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A picture of Mark
Design Director

4 min read

The amazing terrible product

An unusable product

Organisations across the world struggle with defining what it is they think they need from a digital product. It’s often a tickbox exercise of features vs business needs, and the product with the most amount of ticks wins the prize. Classic procurement crap and a surefire way to waste thousands of pounds, and deliver very little.

But where did the problems start?

1. Your checklist of features is perfect

The checklist of things you think your product needs to do is guaranteed to be wrong. Sure there’s likely a business problem to be solved, and your head of insert job title here thinks it all makes sense already. But then the product is released, no one knows how to use it, you have to spend a fortune on training for a product nobody wants to use and you are stuck with a legacy piece of software you don’t want to invest in.

2. Delivering big is an amazing idea

Software is inherently complex in how it works and how it’s used. It takes a long time to make. By building small and testing small iterations you’re negating the risk of building something huge, costly and that no one uses. It’s like starting to build a shipping vessel and then halfway through realising that you actually need a fishing boat.

3. Head straight to solution as quick as possible

The people that use it are the key here. You really ought to start involving users from day one. Orchestrating your problem around user needs ultimately creates a superior product. Don’t trust your gut, unearth user needs instead. Don’t confuse these with “user wants” though. It’s the job of the research team to unearth the real need.

4. Setting a hard deadline for deliverables makes sense

Agility is key in digital design, and business is a moving target. It’s likely you’ll spend a couple of weeks working through the problems which will completely throw the whole timeline out and bring new insight, which means you’ll want to change your mind. You’ll be busy, your users will take time to recruit and that deadline will get ever closer, you’ll start to panic and everything will be rushed. You won’t be happy, your designer won’t and your developers certainly won’t.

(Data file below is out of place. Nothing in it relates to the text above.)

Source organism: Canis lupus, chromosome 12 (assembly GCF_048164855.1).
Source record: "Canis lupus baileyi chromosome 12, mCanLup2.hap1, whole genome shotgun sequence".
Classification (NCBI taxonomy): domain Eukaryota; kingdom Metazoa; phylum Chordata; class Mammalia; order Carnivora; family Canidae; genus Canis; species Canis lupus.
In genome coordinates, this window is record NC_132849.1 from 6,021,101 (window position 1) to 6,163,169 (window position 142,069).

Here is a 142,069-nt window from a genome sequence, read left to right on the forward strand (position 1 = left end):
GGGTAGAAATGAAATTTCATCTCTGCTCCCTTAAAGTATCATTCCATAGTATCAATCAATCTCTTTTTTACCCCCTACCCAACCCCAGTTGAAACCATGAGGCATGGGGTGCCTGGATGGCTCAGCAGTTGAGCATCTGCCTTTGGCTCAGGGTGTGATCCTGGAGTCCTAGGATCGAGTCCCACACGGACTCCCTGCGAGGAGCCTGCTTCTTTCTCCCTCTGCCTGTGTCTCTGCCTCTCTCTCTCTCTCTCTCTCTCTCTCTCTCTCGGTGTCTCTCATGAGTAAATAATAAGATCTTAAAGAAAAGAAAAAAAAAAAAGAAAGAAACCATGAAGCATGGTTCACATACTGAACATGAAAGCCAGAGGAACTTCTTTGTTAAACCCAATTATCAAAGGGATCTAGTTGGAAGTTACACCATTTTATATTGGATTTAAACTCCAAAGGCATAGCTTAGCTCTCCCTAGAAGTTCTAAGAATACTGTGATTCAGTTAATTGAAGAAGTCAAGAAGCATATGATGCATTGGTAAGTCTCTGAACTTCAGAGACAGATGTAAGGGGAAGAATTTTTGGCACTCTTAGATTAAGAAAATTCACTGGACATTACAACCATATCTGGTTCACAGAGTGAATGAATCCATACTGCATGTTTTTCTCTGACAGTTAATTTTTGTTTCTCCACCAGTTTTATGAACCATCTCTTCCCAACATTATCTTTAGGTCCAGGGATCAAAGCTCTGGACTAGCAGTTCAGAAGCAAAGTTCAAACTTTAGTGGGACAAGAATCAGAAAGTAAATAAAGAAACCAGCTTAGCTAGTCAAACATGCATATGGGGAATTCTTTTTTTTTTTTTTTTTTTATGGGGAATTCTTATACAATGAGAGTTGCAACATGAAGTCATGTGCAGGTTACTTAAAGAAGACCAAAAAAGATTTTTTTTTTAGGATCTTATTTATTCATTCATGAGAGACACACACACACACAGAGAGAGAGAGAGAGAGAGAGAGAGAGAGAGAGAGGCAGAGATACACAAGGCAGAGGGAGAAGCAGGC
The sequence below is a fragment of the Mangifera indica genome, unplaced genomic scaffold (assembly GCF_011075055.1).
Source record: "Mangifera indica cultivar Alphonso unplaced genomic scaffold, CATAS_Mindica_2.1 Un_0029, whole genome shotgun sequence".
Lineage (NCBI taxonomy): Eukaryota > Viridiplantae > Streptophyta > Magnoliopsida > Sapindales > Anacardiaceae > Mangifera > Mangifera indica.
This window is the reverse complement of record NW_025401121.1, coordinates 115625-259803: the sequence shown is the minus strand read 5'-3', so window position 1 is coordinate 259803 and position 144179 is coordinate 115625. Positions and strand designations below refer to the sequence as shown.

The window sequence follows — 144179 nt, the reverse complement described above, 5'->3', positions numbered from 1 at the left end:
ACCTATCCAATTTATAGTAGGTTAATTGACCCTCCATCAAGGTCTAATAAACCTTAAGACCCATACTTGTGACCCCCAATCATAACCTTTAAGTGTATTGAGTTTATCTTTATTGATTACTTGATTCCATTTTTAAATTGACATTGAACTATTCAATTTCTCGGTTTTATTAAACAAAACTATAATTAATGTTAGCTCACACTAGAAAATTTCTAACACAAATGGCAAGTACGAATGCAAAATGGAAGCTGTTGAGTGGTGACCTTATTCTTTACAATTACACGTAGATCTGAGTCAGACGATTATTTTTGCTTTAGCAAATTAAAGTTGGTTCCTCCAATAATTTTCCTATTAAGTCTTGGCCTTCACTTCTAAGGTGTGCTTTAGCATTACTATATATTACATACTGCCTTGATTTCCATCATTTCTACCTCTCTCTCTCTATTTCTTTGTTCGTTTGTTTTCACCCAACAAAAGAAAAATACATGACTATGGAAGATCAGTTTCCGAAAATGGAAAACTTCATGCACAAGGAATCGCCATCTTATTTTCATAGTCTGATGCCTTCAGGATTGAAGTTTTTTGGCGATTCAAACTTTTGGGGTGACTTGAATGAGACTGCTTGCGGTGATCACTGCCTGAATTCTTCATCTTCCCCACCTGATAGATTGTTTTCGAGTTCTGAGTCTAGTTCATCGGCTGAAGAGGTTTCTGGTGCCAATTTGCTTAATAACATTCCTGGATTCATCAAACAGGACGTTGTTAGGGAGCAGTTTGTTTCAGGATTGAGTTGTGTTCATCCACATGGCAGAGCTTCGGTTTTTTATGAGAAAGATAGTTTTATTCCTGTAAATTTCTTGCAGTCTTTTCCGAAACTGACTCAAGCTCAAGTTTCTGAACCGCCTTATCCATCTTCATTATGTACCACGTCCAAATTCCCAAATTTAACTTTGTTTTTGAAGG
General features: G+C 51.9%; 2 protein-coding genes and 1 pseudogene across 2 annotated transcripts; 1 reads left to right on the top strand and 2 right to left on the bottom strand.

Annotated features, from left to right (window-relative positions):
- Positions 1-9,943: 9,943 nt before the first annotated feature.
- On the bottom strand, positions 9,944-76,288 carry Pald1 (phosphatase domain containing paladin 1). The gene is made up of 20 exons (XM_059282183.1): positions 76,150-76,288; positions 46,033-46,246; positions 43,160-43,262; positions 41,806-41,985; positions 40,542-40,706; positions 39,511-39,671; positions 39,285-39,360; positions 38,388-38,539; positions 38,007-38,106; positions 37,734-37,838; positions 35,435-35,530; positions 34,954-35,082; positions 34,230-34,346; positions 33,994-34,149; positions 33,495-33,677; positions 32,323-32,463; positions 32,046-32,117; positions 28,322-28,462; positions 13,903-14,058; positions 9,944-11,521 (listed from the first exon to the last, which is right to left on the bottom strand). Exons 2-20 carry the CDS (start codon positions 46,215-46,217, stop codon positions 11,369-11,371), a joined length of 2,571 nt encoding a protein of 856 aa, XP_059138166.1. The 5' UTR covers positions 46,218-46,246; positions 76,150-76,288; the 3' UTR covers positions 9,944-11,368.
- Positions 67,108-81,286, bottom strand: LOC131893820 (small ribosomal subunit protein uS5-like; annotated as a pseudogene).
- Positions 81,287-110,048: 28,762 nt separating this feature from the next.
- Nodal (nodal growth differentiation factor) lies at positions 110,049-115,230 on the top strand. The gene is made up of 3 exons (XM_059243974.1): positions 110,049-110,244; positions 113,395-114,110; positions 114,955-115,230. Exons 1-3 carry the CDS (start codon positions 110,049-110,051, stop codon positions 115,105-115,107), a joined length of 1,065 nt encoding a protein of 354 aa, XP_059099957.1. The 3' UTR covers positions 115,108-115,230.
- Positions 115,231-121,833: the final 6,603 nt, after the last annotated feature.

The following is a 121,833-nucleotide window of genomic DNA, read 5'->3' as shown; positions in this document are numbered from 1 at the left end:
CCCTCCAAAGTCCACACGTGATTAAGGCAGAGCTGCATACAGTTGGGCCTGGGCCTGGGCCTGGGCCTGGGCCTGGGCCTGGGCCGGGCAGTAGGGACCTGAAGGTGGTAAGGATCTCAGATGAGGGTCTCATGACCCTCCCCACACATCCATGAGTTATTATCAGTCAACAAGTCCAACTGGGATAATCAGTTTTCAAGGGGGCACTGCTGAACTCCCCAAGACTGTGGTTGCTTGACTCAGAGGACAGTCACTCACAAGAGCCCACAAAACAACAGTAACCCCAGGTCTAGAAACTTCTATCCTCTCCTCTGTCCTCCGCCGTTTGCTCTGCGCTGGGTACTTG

5. Don’t bother measuring, it’s a waste of time

Measurement is what’s going to show you how to improve, where to save and where to spend. Your return on investment is super important to understanding how valuable the thing is that you’ve made. Has it made our internal teams more efficient? Have we actually increased any revenue? Did we save any paper and in effect, are we saving money?

6. The website will fix everything

A website is a product of a service. There’s always something behind the scenes supporting it. If the website makes life more difficult for the service, there’s little point making it. Everything has to work together to create a unified service, and one which your customer wants to use again. Form must always follow function.

7. If the product is too big, do it quicker and cheaper anyway

So you’ve scoped a huge product. It’s going to be amazing! But damn, it costs a fortune. Can’t we just reduce the price, still ask for the big scope and put people under pressure to work faster? I’m not even going to bother explaining why this is a bad idea.

8. Write/understand the content at the end

This is always the first thing you should be working on! When we (Paper) were prototyping our website we were literally writing content in a Google Doc. The more we understood what we were trying to say, the easier making our prototype website became. We could think about the story, how we were going to lay stuff out and how it might be read, without all the colour, branding etc etc.

Here’s to bad analogies (summary)

I’ve wanted to write this for a long time. I’ve worked in various companies over the last few years and I’ve seen it time and time again. It’s human nature to rush to a solution and reach for the stars. It just doesn’t work in digital. You should aim for the stars but start on the ground, then build the ladder up there piece by piece. Otherwise you hit the wrong star. God that analogy* is awful.

*feel free to replace that with any one of these bad analogies; you end up in orbit around the same old planet; you collapse and fall back to earth before reaching the star; your space programme gets cancelled. Email me for some more.